This feature was originally published in October 2015.
When Stephen King published his first novel, Carrie, on April 5, 1974, the New England author unknowingly caused a rift in genre storytelling and filmmaking that has yet to zip back up. Since then, he’s published nearly 100 works and sold over 350 million copies, all of which have spawned countless films, mini-series, and television shows over the past four decades.
Some have been great, some have been awful, some shouldn’t even be allowed to use the original title. When you have an oeuvre with that much depth and licensing that ridiculously expansive, it’s understandable why quantity would triumph over quality. Still, when filmmakers do manage to connect with King’s work, it often conjures up something iconic and masterful.
“I love the movies, and when I go to see a movie that’s been made from one of my books, I know that it isn’t going to be exactly like my novel because a lot of other people have interpreted it,” King previously digressed on the subject. “But I also know it has an idea that I’ll like because that idea occurred to me, and I spent a year, or a year and a half of my life working on it.”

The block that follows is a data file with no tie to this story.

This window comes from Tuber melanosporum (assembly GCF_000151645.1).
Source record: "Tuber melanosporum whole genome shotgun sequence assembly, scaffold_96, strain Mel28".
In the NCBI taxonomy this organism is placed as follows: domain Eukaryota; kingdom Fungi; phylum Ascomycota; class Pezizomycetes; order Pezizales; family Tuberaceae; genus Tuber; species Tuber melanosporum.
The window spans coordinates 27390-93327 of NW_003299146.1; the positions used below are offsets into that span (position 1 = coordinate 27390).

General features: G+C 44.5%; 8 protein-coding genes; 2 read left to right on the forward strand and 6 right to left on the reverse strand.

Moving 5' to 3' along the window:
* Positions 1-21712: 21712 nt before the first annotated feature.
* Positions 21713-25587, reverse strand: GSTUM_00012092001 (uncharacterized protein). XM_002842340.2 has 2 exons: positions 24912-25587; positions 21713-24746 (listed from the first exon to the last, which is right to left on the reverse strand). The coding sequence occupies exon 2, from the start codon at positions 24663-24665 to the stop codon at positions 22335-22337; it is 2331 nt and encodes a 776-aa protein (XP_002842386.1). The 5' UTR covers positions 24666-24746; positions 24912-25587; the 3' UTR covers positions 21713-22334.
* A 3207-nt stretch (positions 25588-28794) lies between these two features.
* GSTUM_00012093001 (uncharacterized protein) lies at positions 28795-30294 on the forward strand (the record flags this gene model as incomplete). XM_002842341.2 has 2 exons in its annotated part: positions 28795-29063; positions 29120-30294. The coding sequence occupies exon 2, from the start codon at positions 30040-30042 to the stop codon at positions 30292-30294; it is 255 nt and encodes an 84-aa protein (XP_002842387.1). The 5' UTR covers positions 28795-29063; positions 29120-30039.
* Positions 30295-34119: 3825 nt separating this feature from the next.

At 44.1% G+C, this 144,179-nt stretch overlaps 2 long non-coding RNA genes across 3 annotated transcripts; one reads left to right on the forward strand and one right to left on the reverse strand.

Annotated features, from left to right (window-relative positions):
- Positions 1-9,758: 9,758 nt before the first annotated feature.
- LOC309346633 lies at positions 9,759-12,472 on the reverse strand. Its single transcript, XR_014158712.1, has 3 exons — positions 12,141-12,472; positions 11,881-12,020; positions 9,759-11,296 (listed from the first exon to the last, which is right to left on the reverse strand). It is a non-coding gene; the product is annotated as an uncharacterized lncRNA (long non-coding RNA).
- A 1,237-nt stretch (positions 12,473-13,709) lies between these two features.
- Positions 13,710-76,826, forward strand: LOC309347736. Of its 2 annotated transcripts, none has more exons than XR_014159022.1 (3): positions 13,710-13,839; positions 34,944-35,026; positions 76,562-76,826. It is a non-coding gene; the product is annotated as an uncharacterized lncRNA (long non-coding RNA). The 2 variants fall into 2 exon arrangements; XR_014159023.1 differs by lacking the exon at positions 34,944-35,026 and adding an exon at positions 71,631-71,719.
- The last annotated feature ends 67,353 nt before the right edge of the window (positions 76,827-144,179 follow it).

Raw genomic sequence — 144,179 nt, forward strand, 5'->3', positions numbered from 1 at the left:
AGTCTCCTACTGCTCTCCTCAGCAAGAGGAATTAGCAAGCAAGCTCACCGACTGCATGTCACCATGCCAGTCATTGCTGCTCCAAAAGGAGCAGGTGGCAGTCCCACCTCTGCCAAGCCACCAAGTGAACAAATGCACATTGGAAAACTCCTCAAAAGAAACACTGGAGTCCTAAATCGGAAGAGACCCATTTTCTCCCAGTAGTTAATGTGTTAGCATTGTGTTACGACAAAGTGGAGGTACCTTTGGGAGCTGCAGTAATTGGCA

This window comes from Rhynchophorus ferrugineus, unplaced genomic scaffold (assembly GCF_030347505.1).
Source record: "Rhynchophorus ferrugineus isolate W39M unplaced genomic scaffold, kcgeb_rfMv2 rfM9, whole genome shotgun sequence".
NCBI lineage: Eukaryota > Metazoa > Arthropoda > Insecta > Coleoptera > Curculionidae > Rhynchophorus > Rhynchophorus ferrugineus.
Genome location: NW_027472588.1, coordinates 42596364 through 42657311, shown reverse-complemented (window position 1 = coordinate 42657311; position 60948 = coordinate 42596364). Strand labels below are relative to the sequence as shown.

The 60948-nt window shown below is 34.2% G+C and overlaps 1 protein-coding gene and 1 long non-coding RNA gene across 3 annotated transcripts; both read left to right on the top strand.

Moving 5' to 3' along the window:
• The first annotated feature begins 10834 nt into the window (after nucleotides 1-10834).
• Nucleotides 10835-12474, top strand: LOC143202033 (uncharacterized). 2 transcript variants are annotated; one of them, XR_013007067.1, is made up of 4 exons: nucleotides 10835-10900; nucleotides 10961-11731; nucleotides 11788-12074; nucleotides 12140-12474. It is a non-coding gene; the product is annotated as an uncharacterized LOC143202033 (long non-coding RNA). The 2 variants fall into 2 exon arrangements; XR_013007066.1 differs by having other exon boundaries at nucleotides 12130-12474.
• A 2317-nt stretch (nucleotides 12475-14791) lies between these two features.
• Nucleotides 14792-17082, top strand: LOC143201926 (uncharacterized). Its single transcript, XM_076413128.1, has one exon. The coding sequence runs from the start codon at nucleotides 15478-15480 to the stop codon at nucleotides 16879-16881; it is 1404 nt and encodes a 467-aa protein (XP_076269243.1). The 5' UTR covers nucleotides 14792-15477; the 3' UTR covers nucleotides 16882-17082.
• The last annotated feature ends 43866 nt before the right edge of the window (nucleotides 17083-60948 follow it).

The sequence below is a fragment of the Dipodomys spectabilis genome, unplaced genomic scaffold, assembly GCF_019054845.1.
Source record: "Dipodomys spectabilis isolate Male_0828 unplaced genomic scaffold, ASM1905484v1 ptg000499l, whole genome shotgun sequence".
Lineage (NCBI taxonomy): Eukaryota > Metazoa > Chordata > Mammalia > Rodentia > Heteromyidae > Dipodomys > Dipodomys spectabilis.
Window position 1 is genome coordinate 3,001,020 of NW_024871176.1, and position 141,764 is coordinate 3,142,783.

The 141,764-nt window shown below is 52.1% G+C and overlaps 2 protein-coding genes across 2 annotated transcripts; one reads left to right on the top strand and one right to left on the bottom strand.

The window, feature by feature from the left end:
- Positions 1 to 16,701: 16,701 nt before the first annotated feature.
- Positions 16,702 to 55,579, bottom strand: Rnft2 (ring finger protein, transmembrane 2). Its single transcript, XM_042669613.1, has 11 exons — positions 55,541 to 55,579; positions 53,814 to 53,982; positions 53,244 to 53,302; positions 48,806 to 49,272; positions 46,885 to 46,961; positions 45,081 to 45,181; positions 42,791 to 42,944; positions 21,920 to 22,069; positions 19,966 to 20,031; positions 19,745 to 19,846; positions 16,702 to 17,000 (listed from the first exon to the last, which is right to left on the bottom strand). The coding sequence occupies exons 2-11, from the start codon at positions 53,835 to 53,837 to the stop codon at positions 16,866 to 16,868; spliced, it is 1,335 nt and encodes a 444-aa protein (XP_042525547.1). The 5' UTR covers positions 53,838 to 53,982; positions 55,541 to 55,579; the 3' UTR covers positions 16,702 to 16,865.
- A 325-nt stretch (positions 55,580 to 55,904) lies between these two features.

That’s the allure of his many adaptations. Even at their worst, they all work off ideas and concepts that were at one time unique and exciting enough to compel him to write 400 or 1,500 pages about them. Though, because we don’t want to subject you to garbage like The Lawnmower Man or The Mangler, we decided instead to offer up his 10 strongest — all features, mind you.
Happy Birthday, Mr. King.